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Qigong is a Chinese practice that combines gentle movements, breathing techniques and meditation to improve the flow of Qi energy through the body. Qigong is offered by trained instructors to promote physical, psychological and spiritual health. Specific to people with cancer, recent research has demonstrated that Qigong may be beneficial for quality of life and biological outcomes such as inflammation and immune responses. Whilst more high quality research is needed, Qigong is considered a safe and gentle activity that is beneficial for people with cancer.

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Information on Qigong This evidence based information sheet aims to provide clearly sourced and reliable information to help you make informed choices about Qigong, one of a range of complementary therapies available to support people with cancer. If you would like more information on how to access the range of services Penny Brohn Cancer Care provides, please contact our Helpline on 0845 123 23 10. We are able to provide our services free of charge, thanks entirely to the charitable donations and voluntary contributions which fund our work.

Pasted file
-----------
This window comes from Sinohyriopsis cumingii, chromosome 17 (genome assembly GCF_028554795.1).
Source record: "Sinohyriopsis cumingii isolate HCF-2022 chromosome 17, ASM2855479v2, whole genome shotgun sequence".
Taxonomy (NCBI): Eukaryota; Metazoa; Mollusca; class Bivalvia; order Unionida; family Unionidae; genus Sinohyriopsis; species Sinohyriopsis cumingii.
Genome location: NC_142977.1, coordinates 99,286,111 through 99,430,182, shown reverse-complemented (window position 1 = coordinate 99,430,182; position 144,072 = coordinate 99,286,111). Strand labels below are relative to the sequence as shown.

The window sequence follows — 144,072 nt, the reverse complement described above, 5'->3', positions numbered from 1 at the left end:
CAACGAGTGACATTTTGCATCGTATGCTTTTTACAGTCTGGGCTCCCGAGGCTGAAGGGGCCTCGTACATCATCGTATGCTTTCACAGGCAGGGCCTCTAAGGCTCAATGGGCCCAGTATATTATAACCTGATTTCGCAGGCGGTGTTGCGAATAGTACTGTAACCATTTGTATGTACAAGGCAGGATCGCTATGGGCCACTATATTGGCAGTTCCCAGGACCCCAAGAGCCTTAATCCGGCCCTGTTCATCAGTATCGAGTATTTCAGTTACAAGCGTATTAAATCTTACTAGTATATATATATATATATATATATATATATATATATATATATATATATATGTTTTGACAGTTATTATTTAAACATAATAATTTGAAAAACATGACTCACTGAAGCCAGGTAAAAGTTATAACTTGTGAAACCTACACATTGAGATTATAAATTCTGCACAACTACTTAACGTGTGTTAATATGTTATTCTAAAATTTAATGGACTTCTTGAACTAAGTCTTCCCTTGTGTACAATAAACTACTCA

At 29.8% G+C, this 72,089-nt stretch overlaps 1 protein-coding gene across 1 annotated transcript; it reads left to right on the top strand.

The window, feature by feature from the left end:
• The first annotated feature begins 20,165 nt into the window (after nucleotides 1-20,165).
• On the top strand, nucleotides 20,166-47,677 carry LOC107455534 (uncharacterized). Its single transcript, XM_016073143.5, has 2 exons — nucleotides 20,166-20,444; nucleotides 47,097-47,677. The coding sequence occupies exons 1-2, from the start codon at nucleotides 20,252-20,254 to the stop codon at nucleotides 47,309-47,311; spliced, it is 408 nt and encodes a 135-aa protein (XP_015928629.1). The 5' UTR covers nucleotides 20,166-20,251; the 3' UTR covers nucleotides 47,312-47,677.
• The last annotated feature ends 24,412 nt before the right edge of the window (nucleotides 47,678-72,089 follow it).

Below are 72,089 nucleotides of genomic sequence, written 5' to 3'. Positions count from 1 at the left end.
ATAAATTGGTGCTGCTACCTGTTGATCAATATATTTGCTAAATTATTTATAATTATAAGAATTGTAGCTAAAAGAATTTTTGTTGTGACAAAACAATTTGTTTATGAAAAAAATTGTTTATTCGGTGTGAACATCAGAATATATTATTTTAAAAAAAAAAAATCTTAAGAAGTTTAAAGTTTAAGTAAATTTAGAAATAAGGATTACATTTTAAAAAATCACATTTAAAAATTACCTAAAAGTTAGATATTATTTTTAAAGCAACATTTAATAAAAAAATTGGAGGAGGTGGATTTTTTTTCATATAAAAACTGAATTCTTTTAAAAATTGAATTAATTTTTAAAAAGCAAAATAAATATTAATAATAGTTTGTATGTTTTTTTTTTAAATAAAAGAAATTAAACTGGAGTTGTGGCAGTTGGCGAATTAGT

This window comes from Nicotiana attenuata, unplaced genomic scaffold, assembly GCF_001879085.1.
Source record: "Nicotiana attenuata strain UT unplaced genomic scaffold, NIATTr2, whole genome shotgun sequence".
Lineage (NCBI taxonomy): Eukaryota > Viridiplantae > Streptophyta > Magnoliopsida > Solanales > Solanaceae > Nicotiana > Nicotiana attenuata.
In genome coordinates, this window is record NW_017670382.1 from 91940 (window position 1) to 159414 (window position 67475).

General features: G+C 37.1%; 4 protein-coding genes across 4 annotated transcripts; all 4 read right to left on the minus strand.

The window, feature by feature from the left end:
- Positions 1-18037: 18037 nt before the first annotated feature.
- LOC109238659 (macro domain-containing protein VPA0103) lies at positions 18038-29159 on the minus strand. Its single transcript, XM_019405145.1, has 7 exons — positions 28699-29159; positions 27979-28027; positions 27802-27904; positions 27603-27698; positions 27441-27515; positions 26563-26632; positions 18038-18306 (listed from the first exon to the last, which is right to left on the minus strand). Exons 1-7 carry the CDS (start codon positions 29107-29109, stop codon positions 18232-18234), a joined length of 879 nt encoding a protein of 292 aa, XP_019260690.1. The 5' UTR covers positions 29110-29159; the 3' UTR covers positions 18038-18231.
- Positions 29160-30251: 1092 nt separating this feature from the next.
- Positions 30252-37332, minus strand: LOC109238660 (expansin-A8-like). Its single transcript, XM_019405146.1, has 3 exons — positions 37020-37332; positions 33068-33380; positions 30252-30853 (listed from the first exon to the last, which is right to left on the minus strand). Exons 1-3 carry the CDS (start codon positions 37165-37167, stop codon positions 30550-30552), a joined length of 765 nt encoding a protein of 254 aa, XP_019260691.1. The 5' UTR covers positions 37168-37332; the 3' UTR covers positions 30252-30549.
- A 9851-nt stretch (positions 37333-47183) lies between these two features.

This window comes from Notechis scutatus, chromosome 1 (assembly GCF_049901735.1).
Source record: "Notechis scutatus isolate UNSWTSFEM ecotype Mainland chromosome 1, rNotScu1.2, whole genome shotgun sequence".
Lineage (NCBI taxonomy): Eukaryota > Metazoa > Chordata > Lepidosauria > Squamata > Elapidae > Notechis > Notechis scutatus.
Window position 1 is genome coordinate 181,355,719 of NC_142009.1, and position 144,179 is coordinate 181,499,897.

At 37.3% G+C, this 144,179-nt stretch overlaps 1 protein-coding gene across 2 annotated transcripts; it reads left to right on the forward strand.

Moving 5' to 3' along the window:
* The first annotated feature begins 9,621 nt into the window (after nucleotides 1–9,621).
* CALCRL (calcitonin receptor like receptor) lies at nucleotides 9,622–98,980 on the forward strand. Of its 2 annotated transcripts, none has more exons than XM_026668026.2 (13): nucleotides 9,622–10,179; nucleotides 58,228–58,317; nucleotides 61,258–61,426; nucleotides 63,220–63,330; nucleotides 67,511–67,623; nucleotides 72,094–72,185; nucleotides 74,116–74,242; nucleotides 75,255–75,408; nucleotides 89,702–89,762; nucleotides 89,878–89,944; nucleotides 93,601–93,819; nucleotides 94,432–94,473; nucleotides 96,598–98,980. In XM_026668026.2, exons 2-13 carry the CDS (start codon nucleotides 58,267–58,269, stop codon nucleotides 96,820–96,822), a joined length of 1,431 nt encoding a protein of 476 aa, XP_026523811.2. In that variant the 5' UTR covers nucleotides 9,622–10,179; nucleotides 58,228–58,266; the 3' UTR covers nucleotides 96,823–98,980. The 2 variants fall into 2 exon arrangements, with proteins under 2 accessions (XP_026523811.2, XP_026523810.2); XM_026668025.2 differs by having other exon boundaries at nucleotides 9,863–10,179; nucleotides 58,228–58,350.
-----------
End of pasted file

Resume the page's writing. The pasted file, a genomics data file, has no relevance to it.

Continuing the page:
Penny Brohn Cancer Care opinion We support this therapy and include it as part of the Bristol Approach

We support this therapy, but do not offer it as part of the Bristol Approach

We do not support this therapy

Practitioner perspective “Qigong is an ancient Chinese practice that cultivates the body’s internal energy through a range of seated, standing and moving exercises and meditations. As the internal strength and energy increases, practitioners notice many benefits often starting with improvements in health and even the resolution of longstanding health problems. Qigong practice promotes awareness and increases perception, giving us more control over many aspects of life. At this level, Qigong can be used to support artistic and spiritual development, as well as being used for developing physical strength and health. Qigong exercises are very flexible and adaptable to individual need and capacity. Qigong can be practised effectively by anyone, whatever their existing state of health or fitness.”